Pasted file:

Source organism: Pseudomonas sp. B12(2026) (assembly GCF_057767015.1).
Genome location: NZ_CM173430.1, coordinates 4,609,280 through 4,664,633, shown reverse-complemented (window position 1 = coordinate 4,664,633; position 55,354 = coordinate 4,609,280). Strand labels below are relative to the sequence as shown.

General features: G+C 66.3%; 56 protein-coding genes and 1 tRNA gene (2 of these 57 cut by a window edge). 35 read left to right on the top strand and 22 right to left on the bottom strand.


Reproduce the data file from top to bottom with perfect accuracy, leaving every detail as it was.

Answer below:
Source organism: Pseudomonas sp. B12(2026) (assembly GCF_057767015.1).
Genome location: NZ_CM173430.1, coordinates 4,609,280 through 4,664,633, shown reverse-complemented (window position 1 = coordinate 4,664,633; position 55,354 = coordinate 4,609,280). Strand labels below are relative to the sequence as shown.

General features: G+C 66.3%; 56 protein-coding genes and 1 tRNA gene (2 of these 57 cut by a window edge). 35 read left to right on the top strand and 22 right to left on the bottom strand.